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According to Pasaribu (2009), there are findings that claims have a correlation of 81.2% on time performance. There are claims that affect payments to air conditioning subcontractors, architectural subcontractors, and interior subcontractors. Chandra (2005) stated that the main causes of claims were design changes and added work carried out by building owners, whereas contractor claims often took the form of additional costs, and claim settlement methods, which are often used by parties are engineering judgment methods.
The second part is the process of data collection; it has been decided that the conclusions of this research would be based on actual data collected from finished project in Oman; hence, the actual data would enhance and consolidate these conclusions. For this purpose, the researcher has designed a unified data collection form to be filled up for each project of research sample using projects’ record kept with consultants. The main condition of these projects that is the total cost must more than 500,000 OR (about 1,358,700 $) to highlight the importance of this research for both public and private sector, project cost is the main criteria to screen projects with respect to the size of project, assuring that the size of project is would be economically effective. Claims of projects of such size would have clear impact on construction industry. Research sample consist a number of projects in different owners and categories.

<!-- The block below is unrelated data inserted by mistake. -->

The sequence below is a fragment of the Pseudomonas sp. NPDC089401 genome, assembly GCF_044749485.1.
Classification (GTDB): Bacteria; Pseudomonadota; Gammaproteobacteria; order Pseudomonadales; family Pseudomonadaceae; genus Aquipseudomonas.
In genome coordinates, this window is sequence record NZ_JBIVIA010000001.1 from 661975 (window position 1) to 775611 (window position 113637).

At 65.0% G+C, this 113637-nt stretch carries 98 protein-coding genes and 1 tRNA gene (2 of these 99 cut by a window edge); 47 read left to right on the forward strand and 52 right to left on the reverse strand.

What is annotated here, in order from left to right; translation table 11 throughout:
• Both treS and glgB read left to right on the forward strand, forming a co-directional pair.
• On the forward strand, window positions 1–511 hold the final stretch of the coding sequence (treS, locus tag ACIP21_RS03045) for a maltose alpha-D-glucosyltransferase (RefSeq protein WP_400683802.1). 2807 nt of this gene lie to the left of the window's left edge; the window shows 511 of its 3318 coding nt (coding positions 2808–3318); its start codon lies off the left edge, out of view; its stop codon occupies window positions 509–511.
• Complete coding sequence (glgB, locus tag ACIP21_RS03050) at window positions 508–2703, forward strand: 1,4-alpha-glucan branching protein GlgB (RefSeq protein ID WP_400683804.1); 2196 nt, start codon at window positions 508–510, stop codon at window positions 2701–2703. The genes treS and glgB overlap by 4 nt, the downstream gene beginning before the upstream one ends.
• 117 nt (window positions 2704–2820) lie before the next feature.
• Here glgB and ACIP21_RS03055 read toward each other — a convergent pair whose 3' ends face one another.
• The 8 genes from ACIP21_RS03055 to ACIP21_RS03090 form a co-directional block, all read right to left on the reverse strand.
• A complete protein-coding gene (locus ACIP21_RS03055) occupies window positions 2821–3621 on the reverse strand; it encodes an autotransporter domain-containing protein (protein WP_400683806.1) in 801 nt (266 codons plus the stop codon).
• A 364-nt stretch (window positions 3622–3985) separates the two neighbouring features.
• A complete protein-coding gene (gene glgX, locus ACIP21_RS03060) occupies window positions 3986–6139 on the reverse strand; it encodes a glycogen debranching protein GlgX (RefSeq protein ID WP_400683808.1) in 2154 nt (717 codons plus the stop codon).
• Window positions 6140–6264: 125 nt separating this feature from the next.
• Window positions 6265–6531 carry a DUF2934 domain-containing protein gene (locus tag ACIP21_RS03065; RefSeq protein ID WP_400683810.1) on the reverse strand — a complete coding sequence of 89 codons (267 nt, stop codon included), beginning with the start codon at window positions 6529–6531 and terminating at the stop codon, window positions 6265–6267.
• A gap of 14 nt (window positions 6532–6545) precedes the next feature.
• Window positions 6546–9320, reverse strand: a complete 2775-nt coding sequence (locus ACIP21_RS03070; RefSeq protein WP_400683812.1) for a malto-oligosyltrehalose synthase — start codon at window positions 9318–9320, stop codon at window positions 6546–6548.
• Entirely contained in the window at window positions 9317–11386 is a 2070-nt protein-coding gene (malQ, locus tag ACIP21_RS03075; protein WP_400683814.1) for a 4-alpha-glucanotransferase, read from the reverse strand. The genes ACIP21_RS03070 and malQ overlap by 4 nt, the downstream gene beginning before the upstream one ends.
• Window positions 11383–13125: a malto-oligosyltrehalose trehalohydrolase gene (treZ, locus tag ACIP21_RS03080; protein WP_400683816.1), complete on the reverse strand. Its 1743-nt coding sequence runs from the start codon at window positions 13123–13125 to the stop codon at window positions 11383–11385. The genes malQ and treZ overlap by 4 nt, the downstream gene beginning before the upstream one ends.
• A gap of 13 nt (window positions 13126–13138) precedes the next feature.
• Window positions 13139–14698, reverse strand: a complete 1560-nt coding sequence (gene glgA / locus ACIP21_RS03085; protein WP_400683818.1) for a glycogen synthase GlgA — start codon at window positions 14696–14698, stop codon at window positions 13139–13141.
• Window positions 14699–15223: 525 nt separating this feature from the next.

There are several competing ethical frameworks available, including deontology (focused on intentions) and teleology (focused on outcomes), each with different values (Carter et al., 2011). How do we guide development of Aristotle’s practical wisdom (phronēsis) in knowing how, when, where and in what way ( Messikomer & Cirka, 2010, p. 58) to apply theories, frameworks and other factors in ethical decision making? The frameworks most commonly cited focus either on intentions (often termed deontology, from the Greek word for ‘duty’) or consequences (often termed teleology, from the Greek word for ‘ends’, but also referred to in the literature as consequentialism). Teleology is also frequently broken down into utilitarianism and egoism options (Hoffman, Frederick & Schwartz, 2001) , with the latter not used in the business context. The selection of an ethical framework will impact on the development of marketing strategy. For example, activity that was driven by good intentions without potential negative consequences being considered would be acceptable under deontological reasoning but not under teleological reasoning. While space prevents a detailed analysis of all possible frameworks (see Eagle et al., 2013) we provide a brief overview of the main provisions of deontology and teleology, together with comments on the implications for marketing interventions of the adoption of the different frameworks